The Shaddox Tactical Weight Plate Pocket is an awesome addition to a GORUCK pack. It’s a pouch that you attach to the internal webbing and allows you to elevate weight plates (very similar to the Rucker 2.0) making them less terrible to carry. There are currently three versions of the weight plate pockets each designed to hold the different Ruck Plates that GORUCK sells.
I’ve been using these for a while now and after seeing how a few other people installed them (improperly) I thought it was time to make a “how to” post on it. I have my own method of installing them but ended up reaching out to Shaddox Tactical to figure out their recommendations. I figured if I were going through the process of writing this post I might as well use their preferred method.
Shaddox Tactical’s Installation Method
I sent an email to Shaddox Tactical on how they recommend attaching their pouches and Clay, the owner, hit me back. He provided a few pictures (the clearest one is above) and some text that gave me some good direction on how to get it tight and secure.
Weaving MALICE Clips
The Shaddox Tactical method uses the Long MALICE Clips (designed by Tactical Tailor) which generally cover five rows of webbing. What surprised me the most was the way Shaddox Tactical uses them actually covers six rows of webbing. This isn’t something I would have ever thought to do so I’m very glad I reached out and got their opinion. In their method the top three rows of the ruck and the top three rows of the pouch are used to secure the pouch to the ruck. Here are two ways you can weave the MALICE clips through the pocket and ruck to get them into the above configuration.
Weaving Option 1
When I worked to secure the pouch I found it easiest to weave one column at a time starting from one side of the pack (doesn’t matter which one) and making my way across to the other side.
Start with the MALICE clip at the top of the bag with the connection side on the bottom. Slide the connection side through the top row of webbing on the GORUCK bag and the other side through the top row of the pouch.
Weave both sides of the MALICE clip through the second row of webbing on the pouch.
Weave both sides of the MALICE clip through the second row of webbing on the ruck.
Weave both sides of the MALICE clip through the third row of webbing on the pouch.
Weave the connection side under the third row of webbing on the ruck while running the other side of the clip over the third row.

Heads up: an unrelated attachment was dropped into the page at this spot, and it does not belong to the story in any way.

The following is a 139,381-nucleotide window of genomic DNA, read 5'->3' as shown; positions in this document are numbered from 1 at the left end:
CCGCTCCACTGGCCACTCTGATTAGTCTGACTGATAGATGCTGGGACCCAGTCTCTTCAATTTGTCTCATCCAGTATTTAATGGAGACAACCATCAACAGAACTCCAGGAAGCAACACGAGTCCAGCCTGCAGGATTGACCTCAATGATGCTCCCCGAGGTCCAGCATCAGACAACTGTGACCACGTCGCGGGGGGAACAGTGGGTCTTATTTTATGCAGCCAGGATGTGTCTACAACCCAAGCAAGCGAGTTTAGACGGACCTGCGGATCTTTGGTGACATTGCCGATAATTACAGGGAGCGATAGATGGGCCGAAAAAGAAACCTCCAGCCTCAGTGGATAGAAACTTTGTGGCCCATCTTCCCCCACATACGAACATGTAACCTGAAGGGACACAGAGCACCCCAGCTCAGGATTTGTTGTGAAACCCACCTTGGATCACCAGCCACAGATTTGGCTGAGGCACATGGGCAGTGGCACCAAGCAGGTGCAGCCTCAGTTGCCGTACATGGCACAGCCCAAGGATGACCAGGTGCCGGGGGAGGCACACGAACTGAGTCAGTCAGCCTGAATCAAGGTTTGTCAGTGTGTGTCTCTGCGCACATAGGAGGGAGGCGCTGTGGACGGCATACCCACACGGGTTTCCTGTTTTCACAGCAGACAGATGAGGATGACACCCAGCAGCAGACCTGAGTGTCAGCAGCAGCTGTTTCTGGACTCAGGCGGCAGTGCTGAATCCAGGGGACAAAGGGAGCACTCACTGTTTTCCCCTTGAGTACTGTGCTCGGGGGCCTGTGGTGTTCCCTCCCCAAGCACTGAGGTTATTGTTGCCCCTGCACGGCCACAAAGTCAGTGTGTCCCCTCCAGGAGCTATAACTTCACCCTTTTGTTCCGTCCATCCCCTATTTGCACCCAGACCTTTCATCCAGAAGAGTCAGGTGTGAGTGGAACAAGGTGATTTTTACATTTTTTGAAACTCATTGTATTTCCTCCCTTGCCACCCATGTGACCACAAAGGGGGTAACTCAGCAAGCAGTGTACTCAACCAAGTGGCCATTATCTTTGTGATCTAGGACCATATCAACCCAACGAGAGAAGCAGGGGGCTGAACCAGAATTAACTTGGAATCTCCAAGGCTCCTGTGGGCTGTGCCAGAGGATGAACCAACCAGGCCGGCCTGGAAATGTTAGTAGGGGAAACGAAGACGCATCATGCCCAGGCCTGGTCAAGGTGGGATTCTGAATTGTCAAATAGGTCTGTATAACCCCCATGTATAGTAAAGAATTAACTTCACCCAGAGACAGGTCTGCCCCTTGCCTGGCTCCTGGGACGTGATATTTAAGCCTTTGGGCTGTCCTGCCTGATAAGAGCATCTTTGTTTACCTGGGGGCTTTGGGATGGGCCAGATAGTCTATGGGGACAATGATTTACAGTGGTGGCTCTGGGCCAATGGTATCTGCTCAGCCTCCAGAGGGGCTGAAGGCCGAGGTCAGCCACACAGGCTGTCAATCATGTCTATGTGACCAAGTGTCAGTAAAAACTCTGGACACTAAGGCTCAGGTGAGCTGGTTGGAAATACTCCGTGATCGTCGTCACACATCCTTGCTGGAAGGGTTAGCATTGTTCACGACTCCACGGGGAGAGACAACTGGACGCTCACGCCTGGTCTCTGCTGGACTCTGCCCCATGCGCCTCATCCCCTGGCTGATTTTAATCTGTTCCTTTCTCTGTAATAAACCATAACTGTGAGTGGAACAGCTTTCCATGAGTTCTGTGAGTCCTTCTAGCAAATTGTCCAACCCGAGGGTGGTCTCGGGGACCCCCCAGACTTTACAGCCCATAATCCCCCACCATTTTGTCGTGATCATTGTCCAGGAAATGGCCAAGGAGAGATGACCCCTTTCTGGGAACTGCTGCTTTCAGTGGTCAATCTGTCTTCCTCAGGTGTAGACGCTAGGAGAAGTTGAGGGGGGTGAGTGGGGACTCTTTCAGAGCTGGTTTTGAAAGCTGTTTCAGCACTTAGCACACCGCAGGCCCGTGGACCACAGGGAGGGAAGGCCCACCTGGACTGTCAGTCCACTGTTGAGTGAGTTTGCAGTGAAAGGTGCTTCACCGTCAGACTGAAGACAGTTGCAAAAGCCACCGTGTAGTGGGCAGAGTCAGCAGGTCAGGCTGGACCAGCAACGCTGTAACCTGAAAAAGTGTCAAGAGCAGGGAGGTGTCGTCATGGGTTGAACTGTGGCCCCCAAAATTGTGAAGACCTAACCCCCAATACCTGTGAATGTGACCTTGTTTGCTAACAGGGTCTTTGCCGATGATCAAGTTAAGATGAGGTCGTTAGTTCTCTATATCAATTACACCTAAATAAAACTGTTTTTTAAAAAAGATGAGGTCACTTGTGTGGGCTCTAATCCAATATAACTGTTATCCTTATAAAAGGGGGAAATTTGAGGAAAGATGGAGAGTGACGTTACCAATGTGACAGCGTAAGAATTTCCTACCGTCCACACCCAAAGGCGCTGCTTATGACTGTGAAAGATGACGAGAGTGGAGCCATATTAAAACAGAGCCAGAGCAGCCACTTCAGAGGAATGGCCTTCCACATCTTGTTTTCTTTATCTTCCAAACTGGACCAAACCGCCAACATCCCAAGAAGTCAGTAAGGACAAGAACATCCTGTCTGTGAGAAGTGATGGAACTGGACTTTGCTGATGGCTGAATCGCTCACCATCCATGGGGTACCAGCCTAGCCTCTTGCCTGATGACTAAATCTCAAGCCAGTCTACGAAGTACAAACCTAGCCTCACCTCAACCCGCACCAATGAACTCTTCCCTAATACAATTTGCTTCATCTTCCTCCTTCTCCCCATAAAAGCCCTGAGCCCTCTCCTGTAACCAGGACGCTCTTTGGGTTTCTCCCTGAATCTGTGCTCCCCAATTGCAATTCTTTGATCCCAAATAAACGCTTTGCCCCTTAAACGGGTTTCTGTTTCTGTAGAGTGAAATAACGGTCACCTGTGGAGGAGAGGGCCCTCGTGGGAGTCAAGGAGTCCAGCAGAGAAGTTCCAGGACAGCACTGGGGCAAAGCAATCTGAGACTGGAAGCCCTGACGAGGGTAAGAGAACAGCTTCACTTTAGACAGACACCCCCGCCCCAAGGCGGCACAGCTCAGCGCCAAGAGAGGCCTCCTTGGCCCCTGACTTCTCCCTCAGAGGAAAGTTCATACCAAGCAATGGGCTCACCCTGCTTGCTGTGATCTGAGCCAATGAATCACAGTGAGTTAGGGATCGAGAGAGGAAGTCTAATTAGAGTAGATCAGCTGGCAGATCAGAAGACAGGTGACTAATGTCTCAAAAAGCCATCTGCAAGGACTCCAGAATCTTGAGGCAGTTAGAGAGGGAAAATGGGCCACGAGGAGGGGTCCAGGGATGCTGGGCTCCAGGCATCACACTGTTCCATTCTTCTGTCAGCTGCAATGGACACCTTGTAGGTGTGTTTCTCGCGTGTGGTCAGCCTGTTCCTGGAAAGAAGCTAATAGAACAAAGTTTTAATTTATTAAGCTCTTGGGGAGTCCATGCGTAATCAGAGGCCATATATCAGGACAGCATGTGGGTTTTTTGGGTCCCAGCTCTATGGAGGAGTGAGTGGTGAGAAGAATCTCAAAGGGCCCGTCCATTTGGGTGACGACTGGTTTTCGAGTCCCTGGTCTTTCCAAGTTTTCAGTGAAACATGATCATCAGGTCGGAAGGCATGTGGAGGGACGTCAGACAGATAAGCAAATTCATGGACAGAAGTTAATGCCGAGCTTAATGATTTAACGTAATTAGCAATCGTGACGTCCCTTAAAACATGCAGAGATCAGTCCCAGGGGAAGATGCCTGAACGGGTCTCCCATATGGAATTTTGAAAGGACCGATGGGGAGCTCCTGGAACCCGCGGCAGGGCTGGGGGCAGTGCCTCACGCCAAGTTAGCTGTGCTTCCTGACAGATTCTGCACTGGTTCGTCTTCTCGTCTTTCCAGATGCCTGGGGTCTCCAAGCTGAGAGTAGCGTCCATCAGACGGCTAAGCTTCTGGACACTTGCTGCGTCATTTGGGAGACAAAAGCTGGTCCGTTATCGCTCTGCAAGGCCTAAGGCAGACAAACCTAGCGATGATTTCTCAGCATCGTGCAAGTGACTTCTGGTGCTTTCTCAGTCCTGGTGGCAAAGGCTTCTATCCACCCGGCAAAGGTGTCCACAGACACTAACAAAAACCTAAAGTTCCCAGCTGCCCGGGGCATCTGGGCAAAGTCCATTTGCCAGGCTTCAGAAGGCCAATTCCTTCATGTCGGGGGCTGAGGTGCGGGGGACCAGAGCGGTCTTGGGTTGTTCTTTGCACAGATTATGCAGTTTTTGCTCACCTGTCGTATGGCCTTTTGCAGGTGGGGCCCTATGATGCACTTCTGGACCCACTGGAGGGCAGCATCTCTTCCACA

Pull the connection side out of the bottom of the third row and connect the MALICE clip together.
Make sure to pull on it to ensure it’s locked in tight. Repeat this three more times across the other columns and you’re set!
Weaving Option 2
The second weaving option follows the more traditional approach to using MALICE clips. Using this option I, again, found it easier to attach one clip at a time making my way from one side of the pack to the other side.
Starting by inserting the MALICE clip through the 3rd (from the top) row of webbing on the ruck. Ensure the connection side has the release facing up.
Route the MALICE clip through the 3rd (from the top) row of webbing on the pouch.
Route the MALICE clip through the 2nd (from the top) row of webbing on the ruck.
Route the MALICE clip through the 2nd (from the top) row of webbing on the pouch.
Route the MALICE clip through the top row of webbing on the ruck.
Pull it through until the connection point hits the row of webbing it initially was run through.
You should now have a lot of clip to weave back through on the other end.
Route the end of the MALICE clip through the top row of webbing on the pouch.
Continue the clip through the 2nd (from the top) row of webbing on the pouch.
Route the clip through the 2nd (from the top) row of webbing on the ruck.
Route the clip through the 3rd (from the top) row of webbing on the pouch.
At this point you’re probably going to need to pull the clip a little to get it to tighten up so that you’ll have enough room to make the connection. You’re essentially trying to route a clip designed for five rows of webbing through six rows of webbing.
Connect the clip together and you’re set! Do this again for the next column of webbing until you have all four columns secured.
I found it’s a lot easier to ruck with this pouch when I slide it into the document pouch on the GORUCK bag.
What are your thoughts on this installation method? Do you have one of these pouches and are you using it a similar way or did you install it differently? We would love to hear anything and everything in the comments… it seems a lot of people have their own tricks and tips for these pouches and it’s always great to learn some more!